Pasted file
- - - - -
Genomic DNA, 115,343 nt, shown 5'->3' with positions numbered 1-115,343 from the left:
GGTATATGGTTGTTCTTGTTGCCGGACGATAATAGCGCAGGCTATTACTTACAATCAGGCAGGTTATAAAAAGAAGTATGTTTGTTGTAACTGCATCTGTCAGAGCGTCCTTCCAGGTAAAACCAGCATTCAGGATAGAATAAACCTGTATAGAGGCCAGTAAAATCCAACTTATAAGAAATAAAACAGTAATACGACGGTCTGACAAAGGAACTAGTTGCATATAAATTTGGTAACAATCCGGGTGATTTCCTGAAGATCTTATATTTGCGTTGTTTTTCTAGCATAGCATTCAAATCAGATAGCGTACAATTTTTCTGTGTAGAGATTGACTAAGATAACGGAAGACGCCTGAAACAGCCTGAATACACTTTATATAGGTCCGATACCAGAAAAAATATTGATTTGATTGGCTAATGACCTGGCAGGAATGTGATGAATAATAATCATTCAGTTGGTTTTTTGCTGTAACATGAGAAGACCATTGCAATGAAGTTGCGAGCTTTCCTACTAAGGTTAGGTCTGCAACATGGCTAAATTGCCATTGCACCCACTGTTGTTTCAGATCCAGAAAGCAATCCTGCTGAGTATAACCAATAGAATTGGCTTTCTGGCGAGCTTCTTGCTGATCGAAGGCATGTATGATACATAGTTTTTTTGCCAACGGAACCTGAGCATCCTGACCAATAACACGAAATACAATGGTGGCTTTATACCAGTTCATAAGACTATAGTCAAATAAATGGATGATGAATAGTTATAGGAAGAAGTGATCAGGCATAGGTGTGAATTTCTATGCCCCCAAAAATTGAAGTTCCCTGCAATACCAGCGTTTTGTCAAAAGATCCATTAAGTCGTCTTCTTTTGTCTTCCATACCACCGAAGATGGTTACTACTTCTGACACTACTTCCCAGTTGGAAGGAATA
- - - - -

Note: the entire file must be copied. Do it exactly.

Genomic DNA, 115,343 nt, shown 5'->3' with positions numbered 1-115,343 from the left:
GGTATATGGTTGTTCTTGTTGCCGGACGATAATAGCGCAGGCTATTACTTACAATCAGGCAGGTTATAAAAAGAAGTATGTTTGTTGTAACTGCATCTGTCAGAGCGTCCTTCCAGGTAAAACCAGCATTCAGGATAGAATAAACCTGTATAGAGGCCAGTAAAATCCAACTTATAAGAAATAAAACAGTAATACGACGGTCTGACAAAGGAACTAGTTGCATATAAATTTGGTAACAATCCGGGTGATTTCCTGAAGATCTTATATTTGCGTTGTTTTTCTAGCATAGCATTCAAATCAGATAGCGTACAATTTTTCTGTGTAGAGATTGACTAAGATAACGGAAGACGCCTGAAACAGCCTGAATACACTTTATATAGGTCCGATACCAGAAAAAATATTGATTTGATTGGCTAATGACCTGGCAGGAATGTGATGAATAATAATCATTCAGTTGGTTTTTTGCTGTAACATGAGAAGACCATTGCAATGAAGTTGCGAGCTTTCCTACTAAGGTTAGGTCTGCAACATGGCTAAATTGCCATTGCACCCACTGTTGTTTCAGATCCAGAAAGCAATCCTGCTGAGTATAACCAATAGAATTGGCTTTCTGGCGAGCTTCTTGCTGATCGAAGGCATGTATGATACATAGTTTTTTTGCCAACGGAACCTGAGCATCCTGACCAATAACACGAAATACAATGGTGGCTTTATACCAGTTCATAAGACTATAGTCAAATAAATGGATGATGAATAGTTATAGGAAGAAGTGATCAGGCATAGGTGTGAATTTCTATGCCCCCAAAAATTGAAGTTCCCTGCAATACCAGCGTTTTGTCAAAAGATCCATTAAGTCGTCTTCTTTTGTCTTCCATACCACCGAAGATGGTTACTACTTCTGACACTACTTCCCAGTTGGAAGGAATA